How important is next week's Soviet Awareness Week at Southern Utah State College? What relevance does it have to the lives of Utahns?

Quite important and relevant, really, according to Lynne Finton, the director of the college's multicultural center and the woman who planned the week's activities.Important? Well, the main speaker, Arthur Macy Cox, has just written a book about which Pultizer-Prize-winning historian Harrison Salisbury said, "There is no more important book to the world."

Relevant? Cox "presents a blueprint for survival and practical evidence that the Soviets will work with us to save humanity from the nuclear abyss," according to Salisbury.

Cox, whose book is entitled "Russian Roulette: The Superpower Game," has 38 years of experience with the Soviet system. He was in the Secret Intelligence Branch of the Office of Strategic Services during World War II.

From 1952 to 1961 he worked in clandestine operations for the CIA. He has advised such leaders as Harry Truman, Dwight Eisenhower, Henry Kissinger, Nelson Rockefeller, and Hubert Humphrey on strategies as diverse as waging the Cold War, to implementing the Marshall Plan, to observing cease-fire agreements, to ending the Vietnam War, to Salt II.

For seven years, as Senior Fellow at the Brookings Institute, he directed a program of international studies and was a consultant to the United Nations. Cox also wrote "Prospects for Peacekeeping."

He will give the convocation address ("U.S. and USSR: The Requirements for Stable Coexistence") on November 10 at 11 a.m.

As for the other presentations during Soviet Awareness Week, Finton says, "At least half of our speakers are of Slavic descent. They'll bring those attitudes and a flavor of their culture to their topics."

Dr. Gene Fitzgerald, professor of arts and language at the University of Utah, leads the week's events with a lecture at 11 a.m. and a language workshop at 12:30 on November 7. He'll explore the topic of Russian history as seen through the eyes of Russians.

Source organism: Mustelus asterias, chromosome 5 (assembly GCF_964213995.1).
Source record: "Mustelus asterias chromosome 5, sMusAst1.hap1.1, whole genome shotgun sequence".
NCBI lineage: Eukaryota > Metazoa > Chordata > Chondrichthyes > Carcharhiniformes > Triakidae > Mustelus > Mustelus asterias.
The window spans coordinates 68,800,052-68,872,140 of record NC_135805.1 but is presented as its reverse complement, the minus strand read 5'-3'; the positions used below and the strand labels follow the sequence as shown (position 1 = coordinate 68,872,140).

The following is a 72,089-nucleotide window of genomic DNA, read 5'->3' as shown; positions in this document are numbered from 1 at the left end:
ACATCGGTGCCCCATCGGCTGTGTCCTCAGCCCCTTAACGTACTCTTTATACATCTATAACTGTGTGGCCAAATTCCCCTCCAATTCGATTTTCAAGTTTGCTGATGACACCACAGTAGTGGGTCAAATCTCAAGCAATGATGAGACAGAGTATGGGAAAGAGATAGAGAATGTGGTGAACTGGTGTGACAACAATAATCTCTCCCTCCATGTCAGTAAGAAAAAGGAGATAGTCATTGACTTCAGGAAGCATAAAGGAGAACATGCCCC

Monday evening he joins with fellow University of Utah professor Dr. Slava Lubomudrov for a slide show on "Soviet Citizenry."

On Tuesday at noon, political scientist Lubomudrov will speak on Russian political thought. He says, "I'll explore the current Soviet attempt to break out of a fairly substantial isolation - self-imposed and also imposed from the West after the 1917 revolution."

BYU professor Dr. Gary Browning is lecturing on Nov.9 at 11 a.m. He'll challenge our ideas of freedom, as defined by the Statue of Liberty and the Berlin Wall, our symbols of the way the United States and the Soviet Union allow and don't allow people to live where they want to.

"I am not trying to argue that we are being unfair," says Browning. "Nor am I saying they are better than we are - as some people in my audience always assume. I'm not saying we don't have a lot to be proud of.

"What I hope to show is that there is a fundamental human right at issue: the right to live wherever one chooses. The U.S., a country of immigration, has severely criticized Soviet Union for restricting emigration. Reagan called for Soviets to completely do away with arbitrary quotas.

"However, we have very stringent immigration quotas and have had them since 1924. And our main motivation for quotas is socio-economic. We just can't assimilate all the millions of people who want to live in this country."

Things have changed for us, Browning says. "We can't welcome all `your tired, your poor, your huddled masses yearning to breathe free . . . the wretched refuse of your teeming shores . . . your homeless.'

"We have our own homeless."

Browning will talk about how we have had to modify what the symbol of the Statue of Liberty means to us. The Soviet Union is slowly modifying it's stand on emigration, as well, he says. Increasingly, they oppose emigration for socio-economic reasons, he says. Browning will challenge us to rethink the Berlin Wall as it stands for our symbol of Soviet emigration policies.

"We need to be a little less arrogant," he says,"a little less sweeping in our condemnation."

Mongolian-born Vladimir Ussachevsky - composer and pioneer of electronic music - will lecture and perform Wednesday in the Thorley Recital Hall at 7:30 p.m. Ussachevsky has often been composer-in-residence at the University of Utah.

Friday's noon lecturer is Dr. Adam Hetnal. The Polish-born SUSC history professor will speak on "Soviet Union/Eastern Europe: Communism in Transition."

Through the week's events, Finton hopes the people of Southern Utah will gain a better understanding of the people of the Soviet Union.

Each year, Finton says, International Week focuses on a different area of the world. "Last year we were funded by the Utah Endowment for the Humanities and got a merit award for our Latin American week." Those who attended were glad to learn more about Central America, she says, because that part of the world has the potential for becoming the next Vietnam. Next year the staff, faculty and students who help her decide what country to study have chosen China.

For more information on Soviet Awareness Week, call 586-7770.